James Altucher Strikes Again

A few years ago, I was working on a book about the psychology of money — a book I put aside when Freakonomics began to happen. The first chapter of the book was about a fellow named James Altucher, whom I’ve blogged about before. James’s relationship with money was fascinating and precarious. He grew up in a middle-class family that lived beyond its means, in large part because his dad was about to hit it big with a computer business and the family was banking on that success. Then the success happened, and the family lived even larger — until the business suddenly fell apart, leaving everyone devastated.

Years later, James struck out on his own and he, too, struck it big. This was during the early dotcom years. (His company, which designed corporate websites, was bought in the sort of corporate roll-up that was common then.) But, as if he couldn’t help retracing his father’s steps, he too lost most of his pile of money. Once again, he was devastated, and he spent about a year just trying to regain his footing.

I met him just as that dark year was ending. I immediately liked James a great deal. He was one of the smartest people I’d ever met, and one of the most curious, and he didn’t have a bad word to say about anyone. What I liked best was that he was very creative and that his creativity didn’t seem to respect the borders that typically keep people from trying something new. So one day he decided to write to TheStreet.com to see if he could write some articles for them. To his surprise, they said yes.

He wrote prolifically — for TheStreet.com but also, soon after, for the Financial Times and elsewhere. It didn’t matter, to him or them, that he wasn’t a “financial journalist”: he was just so smart about analyzing companies and trends and ideas that he always had something interesting to say.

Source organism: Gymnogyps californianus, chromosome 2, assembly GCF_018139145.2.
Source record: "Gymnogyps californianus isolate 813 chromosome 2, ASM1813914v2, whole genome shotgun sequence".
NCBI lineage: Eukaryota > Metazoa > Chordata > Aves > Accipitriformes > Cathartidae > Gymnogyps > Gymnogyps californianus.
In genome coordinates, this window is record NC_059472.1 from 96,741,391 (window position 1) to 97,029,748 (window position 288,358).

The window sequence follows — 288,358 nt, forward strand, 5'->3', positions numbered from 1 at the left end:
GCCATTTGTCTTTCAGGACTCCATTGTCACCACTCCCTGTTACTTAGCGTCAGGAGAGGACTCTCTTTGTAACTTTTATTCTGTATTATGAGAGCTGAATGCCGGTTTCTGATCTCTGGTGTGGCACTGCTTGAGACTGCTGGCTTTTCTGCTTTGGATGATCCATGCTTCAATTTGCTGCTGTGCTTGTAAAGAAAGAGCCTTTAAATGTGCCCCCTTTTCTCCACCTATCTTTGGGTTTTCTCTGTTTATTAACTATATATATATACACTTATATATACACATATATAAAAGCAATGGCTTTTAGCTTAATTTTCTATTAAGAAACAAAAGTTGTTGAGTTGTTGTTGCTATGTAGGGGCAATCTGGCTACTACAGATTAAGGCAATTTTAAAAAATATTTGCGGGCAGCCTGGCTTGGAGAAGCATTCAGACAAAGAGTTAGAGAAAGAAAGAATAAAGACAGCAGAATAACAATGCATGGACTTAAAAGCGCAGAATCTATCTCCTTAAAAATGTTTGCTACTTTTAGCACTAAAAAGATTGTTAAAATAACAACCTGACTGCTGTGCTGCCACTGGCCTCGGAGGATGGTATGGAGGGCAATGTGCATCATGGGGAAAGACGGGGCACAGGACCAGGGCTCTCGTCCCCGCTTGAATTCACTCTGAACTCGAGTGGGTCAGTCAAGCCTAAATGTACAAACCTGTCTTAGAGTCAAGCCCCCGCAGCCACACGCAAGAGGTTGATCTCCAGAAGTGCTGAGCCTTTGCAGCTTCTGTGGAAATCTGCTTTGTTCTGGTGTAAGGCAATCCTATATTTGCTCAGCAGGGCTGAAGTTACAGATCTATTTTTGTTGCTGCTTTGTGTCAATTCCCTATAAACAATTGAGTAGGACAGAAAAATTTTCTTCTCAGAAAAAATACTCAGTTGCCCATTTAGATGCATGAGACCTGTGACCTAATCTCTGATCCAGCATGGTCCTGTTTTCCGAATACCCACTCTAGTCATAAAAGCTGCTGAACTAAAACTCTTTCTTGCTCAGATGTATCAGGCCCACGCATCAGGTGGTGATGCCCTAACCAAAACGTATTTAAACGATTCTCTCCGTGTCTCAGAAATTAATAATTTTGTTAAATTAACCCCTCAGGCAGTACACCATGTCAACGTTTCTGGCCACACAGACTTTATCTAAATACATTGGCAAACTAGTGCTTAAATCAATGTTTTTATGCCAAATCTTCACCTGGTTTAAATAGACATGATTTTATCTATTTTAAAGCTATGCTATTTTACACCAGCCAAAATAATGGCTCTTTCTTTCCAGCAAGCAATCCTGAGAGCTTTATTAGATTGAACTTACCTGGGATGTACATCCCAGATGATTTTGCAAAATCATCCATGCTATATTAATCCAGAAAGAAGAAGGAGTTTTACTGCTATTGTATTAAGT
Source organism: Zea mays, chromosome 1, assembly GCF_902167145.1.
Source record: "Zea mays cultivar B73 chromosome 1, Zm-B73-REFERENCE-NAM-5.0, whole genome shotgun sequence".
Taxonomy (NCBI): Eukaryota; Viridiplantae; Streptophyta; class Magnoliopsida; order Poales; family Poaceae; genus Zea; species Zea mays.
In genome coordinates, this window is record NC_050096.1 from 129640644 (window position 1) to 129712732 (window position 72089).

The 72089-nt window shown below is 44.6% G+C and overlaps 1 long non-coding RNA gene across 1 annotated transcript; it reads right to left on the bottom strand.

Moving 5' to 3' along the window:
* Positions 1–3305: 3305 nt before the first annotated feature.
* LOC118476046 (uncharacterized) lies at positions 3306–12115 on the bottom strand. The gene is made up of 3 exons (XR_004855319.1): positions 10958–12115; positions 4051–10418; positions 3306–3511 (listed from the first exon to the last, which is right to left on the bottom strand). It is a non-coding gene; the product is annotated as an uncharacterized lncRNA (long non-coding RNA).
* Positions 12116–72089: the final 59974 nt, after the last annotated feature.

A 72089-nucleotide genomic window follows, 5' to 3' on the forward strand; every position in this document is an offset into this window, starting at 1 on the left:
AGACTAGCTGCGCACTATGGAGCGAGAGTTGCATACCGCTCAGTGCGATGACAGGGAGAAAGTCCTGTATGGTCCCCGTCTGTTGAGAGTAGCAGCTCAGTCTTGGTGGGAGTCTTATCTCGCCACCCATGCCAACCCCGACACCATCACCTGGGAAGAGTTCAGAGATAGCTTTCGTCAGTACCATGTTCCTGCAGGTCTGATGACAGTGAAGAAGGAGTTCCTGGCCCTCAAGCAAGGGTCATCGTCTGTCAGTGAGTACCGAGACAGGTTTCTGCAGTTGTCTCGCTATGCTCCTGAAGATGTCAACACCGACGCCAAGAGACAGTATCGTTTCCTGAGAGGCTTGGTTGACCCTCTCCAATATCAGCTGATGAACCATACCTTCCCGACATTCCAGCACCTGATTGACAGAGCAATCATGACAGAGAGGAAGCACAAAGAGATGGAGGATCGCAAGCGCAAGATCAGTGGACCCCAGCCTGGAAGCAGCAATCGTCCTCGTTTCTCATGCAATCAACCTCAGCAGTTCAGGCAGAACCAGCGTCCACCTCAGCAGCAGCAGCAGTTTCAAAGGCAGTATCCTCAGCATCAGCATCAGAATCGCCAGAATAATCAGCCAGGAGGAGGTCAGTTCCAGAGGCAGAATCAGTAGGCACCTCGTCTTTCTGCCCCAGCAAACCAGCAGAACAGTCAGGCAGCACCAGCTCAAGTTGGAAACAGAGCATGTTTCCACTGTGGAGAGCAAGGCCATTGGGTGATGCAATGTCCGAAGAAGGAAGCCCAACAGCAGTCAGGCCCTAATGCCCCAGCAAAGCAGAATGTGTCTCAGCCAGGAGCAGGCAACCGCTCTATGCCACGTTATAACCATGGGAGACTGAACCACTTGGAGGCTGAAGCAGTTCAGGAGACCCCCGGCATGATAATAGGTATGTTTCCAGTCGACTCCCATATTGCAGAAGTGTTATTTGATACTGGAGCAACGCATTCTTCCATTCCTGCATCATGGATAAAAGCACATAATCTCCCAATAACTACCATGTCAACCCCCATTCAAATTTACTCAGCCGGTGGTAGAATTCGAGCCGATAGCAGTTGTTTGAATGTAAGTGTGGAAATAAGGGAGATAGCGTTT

Then he started a hedge fund, which worked out pretty well, and then, going back to his early web roots, he started a website called Stockpickr.com, the “stock idea network.” It is pure James: creative, useful, open-minded. TheStreet.com liked it so much that it bought a piece of the company.

Now here’s the big news: Last week, TheStreet.com bought the rest of Stockpickr.com. After a downslide that you wouldn’t wish on your worst enemy, Altucher is back on top, thanks to little more than his own hard work. It couldn’t happen to a nicer guy. Congratulations, James.

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  1. BernieLam says:

    Tying this back to economics, James was also the catalyst for an interesting debate last week between Becker and Posner on their blog regarding the benefits of higher education (from one of his FT columns). Here is Becker’s reference: http://www.becker-posner-blog.com/archives/2007/04/the_benefits_of.html

    One more feather in his hat for the month.

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  2. BernieLam says:

    Tying this back to economics, James was also the catalyst for an interesting debate last week between Becker and Posner on their blog regarding the benefits of higher education (from one of his FT columns). Here is Becker’s reference: http://www.becker-posner-blog.com/archives/2007/04/the_benefits_of.html

    One more feather in his hat for the month.

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  3. majikthise says:

    Cool. Let’s hope he’s learned his lesson and resists the urge to live beyond his means.

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  4. majikthise says:

    Cool. Let’s hope he’s learned his lesson and resists the urge to live beyond his means.

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  5. M.B. says:

    What a terrific story! Thanks for sharing this with us.

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  6. M.B. says:

    What a terrific story! Thanks for sharing this with us.

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  7. Chris Mealy says:

    I’d be more impressed with the guy if picking stocks wasn’t a such a dumb thing to do. People, index funds!

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  8. Chris Mealy says:

    I’d be more impressed with the guy if picking stocks wasn’t a such a dumb thing to do. People, index funds!

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